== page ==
Yen Strengthens as Lawmaker Says Party Will Oppose Iwata
The yen rose for the first time in five days against the dollar as an opposition lawmaker said his party will oppose Bank of Japan (8301) Deputy Governor Nominee Kikuo Iwata, who investors see as endorsing monetary policy easing.
The pound reached the weakest level since June 2010 versus the dollar and the lowest to the Australian currency since 1985 after industrial output unexpectedly declined. Hungary’s currency weakened to a nine-month low against the euro and plunged the most among 31 major currencies as lawmakers passed constitutional changes some European Union members said undermine democracy. The 17-nation currency erased losses earlier against the greenback as oil and gold rallied.
“As far as the yen goes, we think a lot is already priced in,” Sireen Harajli, a foreign-exchange strategist in New York at Credit Agricole SA, said in a telephone interview. “Until you actually see new policies, we don’t see the dollar strengthening very aggressively against the yen.”
The yen rose 0.2 percent to 96.08 per dollar after sliding 3.1 percent during the previous four days. Japan’s currency added 0.4 percent to 125.23 per euro. The euro fell 0.1 percent to $1.3034 after sliding to $1.2955 on March 8, the lowest since Dec. 11.
Credit Agricole projected the yen weakening to 97 versus the dollar by the end of the year.
Hungary’s forint depreciated 1.6 percent to 306.57 per euro and 1.7 percent to 235.21 against the dollar.
Mexico’s peso rallied as short-term bond yields fell to record lows amid speculation policy makers will keep benchmark borrowing costs unchanged after cutting them last week.
The currency strengthened 0.8 percent to 12.4451 per dollar.
The pound dropped for a fifth day against the dollar as the Office for National Statistics said industrial production fell 1.2 percent in January. The median forecast in a Bloomberg News survey of economists was for an increase of 0.1 percent.
The pound declined 0.1 percent to $1.4903 after sliding to $1.4832, the lowest level since June 23, 2010. Sterling weakened 0.5 percent to 1.4435 versus Australia’s dollar.
South Africa’s rand slid to the weakest in almost four years versus the dollar after the nation posted a larger-than forecast current-account deficit.
The shortfall was 6.5 percent of gross domestic product in the fourth quarter, versus a revised 6.8 percent in the previous three months, the central bank said. Economists surveyed by Bloomberg predicted it would shrink to 6.3 percent.
The rand slid 0.9 percent to 9.1695 per dollar after weakening to 9.2122 per dollar, the lowest since April 2009.
The European Central Bank “should ease shortly,” said Bill Gross, manager of the world’s biggest bond fund at Pacific Investment Management Co. “Euro needs to decline to support peripheral countries,” he said in a Twitter post.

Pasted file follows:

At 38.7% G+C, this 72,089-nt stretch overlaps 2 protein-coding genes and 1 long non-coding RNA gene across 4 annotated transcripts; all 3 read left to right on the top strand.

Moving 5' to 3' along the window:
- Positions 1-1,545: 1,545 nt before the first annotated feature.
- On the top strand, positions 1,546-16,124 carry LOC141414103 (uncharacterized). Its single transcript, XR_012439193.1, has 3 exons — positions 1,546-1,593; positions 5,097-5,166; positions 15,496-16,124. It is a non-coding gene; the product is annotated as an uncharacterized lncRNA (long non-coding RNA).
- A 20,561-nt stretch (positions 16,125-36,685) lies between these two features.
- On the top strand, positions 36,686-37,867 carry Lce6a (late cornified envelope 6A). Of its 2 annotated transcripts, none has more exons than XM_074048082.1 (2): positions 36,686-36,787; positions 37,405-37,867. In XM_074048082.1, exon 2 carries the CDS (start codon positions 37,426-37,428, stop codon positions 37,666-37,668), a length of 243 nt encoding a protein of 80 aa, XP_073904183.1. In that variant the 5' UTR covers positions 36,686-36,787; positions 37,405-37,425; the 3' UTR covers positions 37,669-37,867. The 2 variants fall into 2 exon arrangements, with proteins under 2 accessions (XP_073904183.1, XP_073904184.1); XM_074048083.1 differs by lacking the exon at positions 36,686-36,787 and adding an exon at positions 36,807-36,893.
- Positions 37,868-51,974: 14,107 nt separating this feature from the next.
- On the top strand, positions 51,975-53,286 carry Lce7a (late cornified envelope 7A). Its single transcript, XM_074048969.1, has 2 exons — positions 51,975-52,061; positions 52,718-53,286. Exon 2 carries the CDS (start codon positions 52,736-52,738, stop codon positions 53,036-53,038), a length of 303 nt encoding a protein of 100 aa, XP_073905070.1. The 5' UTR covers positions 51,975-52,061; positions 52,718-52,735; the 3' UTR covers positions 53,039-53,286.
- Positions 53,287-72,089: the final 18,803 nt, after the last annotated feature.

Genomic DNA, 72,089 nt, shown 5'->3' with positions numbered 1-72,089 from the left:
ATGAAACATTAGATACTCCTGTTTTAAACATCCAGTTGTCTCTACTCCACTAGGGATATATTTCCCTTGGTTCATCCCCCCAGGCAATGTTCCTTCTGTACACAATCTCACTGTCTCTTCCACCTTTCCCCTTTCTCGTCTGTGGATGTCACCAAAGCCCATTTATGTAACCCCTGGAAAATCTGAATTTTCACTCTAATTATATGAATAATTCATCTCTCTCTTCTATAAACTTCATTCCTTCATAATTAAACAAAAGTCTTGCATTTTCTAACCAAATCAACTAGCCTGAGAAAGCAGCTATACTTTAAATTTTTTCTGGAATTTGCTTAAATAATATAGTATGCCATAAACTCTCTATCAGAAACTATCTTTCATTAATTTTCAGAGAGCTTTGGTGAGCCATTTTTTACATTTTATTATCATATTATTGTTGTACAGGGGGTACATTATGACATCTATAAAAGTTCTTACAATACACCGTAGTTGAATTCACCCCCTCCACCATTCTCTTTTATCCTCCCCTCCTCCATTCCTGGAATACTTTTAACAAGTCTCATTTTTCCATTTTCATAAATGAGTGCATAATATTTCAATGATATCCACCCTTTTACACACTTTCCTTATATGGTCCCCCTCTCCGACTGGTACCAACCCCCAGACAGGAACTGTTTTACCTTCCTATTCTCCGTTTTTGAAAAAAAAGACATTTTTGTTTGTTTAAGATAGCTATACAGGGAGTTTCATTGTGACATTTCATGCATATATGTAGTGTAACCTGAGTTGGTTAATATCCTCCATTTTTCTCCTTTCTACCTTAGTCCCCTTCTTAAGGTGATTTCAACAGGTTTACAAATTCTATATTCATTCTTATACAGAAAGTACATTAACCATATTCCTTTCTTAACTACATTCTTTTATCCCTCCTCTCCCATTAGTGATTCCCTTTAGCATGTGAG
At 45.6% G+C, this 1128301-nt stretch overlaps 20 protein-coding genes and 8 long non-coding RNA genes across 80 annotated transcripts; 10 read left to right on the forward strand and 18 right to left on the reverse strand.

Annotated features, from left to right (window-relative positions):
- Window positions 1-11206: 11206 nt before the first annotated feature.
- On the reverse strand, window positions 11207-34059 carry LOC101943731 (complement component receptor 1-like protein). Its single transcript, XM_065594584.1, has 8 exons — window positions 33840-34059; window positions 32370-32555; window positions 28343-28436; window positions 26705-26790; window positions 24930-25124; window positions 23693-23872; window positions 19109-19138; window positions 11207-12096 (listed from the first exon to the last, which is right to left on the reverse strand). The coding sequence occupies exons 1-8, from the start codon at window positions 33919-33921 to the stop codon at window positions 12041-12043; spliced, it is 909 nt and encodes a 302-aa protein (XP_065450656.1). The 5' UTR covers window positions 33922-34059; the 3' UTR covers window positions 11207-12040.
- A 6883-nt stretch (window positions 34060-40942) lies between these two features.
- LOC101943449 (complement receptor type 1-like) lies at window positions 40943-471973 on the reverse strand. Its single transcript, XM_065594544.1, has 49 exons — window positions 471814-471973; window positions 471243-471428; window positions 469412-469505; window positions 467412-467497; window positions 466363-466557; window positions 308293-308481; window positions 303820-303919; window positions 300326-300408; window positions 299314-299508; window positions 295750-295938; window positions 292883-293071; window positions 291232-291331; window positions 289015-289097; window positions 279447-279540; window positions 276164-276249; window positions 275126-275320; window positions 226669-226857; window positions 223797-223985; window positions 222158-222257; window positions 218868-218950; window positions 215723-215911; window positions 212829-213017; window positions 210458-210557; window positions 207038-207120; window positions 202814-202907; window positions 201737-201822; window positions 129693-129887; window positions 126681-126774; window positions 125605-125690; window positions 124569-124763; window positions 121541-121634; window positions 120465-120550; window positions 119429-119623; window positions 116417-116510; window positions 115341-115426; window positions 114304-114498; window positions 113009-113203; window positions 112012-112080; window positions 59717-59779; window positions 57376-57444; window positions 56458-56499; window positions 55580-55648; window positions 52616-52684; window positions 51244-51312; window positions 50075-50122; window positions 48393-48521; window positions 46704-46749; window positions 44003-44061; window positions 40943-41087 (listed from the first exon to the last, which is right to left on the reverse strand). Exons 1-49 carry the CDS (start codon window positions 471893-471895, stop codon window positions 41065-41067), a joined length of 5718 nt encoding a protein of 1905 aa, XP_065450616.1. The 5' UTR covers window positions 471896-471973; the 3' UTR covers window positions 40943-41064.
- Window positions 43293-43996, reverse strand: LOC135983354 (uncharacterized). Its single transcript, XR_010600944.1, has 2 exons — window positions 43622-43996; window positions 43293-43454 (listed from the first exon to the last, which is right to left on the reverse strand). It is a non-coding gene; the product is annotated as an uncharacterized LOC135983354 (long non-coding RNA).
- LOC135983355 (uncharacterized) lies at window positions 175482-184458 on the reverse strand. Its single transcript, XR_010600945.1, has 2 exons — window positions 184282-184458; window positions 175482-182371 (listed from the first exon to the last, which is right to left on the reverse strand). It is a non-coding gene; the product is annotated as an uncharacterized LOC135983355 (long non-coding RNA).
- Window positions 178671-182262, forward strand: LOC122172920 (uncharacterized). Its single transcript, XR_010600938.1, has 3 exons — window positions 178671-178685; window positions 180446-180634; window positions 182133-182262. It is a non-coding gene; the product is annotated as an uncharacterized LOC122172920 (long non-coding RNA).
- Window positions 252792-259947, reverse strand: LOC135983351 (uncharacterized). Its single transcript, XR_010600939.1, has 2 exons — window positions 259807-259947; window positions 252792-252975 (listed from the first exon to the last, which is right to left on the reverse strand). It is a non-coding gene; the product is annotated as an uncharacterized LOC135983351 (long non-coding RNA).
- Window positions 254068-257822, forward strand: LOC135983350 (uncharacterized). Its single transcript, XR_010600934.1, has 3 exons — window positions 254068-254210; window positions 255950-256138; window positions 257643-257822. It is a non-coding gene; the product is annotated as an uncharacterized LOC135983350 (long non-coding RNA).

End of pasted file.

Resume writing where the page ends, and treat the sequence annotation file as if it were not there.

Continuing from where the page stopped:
ECB policy makers last week kept their benchmark interest- rate unchanged at 0.75 percent while lowering forecasts for economic growth and price increases. “In the short term, we in the euro area have, if anything, declining inflation risks,” Bundesbank President Jens Weidmann said in a statement today when the Frankfurt-based central bank released its 2012 annual report.
“You just had Weidmann saying he expects inflation to come down,” Peter Gorra, chief dealer in New York at BNP Paribas SA, said in a telephone interview. “Coming from one of the biggest hawks out there, to me that’s a sign they can cut rates at some point. Again, another negative for the euro.”
The Japanese currency might fall to 97.60, its lowest level since August 2009, in the next three to six days after decreasing past support at 96.55 yesterday, according to Marshall Gittler, head of global foreign-exchange strategy at Limassol, Cyprus-based IronFX Financial Services Ltd.
Japan’s Iwata may be confirmed even without backing from the Democratic Party of Japan if Prime Minister Shinzo Abe can secure the support of smaller opposition parties. The central bank can end deflation solely through buying government debt and doesn’t need to purchase riskier assets to meet its inflation target, Iwata said today in parliament.
The DPJ will endorse Haruhiko Kuroda as central bank governor and Hiroshi Nakaso as one of the deputy governors, policy chief Mitsuru Sakurai said today in Tokyo. Current governor Masaaki Shirakawa will step down on March 19.
The yen has tumbled 8.1 percent this year, the worst performer of 10 developed-nation currencies tracked by Bloomberg Correlation-Weighted Indexes. The dollar rose 2.9 percent and the euro gained 1.5 percent.
Japan’s currency pared gains to the dollar after rallying as much as 0.7 percent, the biggest increase since Feb. 27.
“Our view is that the government has taken a strong stand with its nominations and they have enough support to get them approved,” Aroop Chatterjee, a currency strategist at Barclays Plc in New York, said in a telephone interview. “As a result I think you’re seeing dollar-yen retrace from those lows.”
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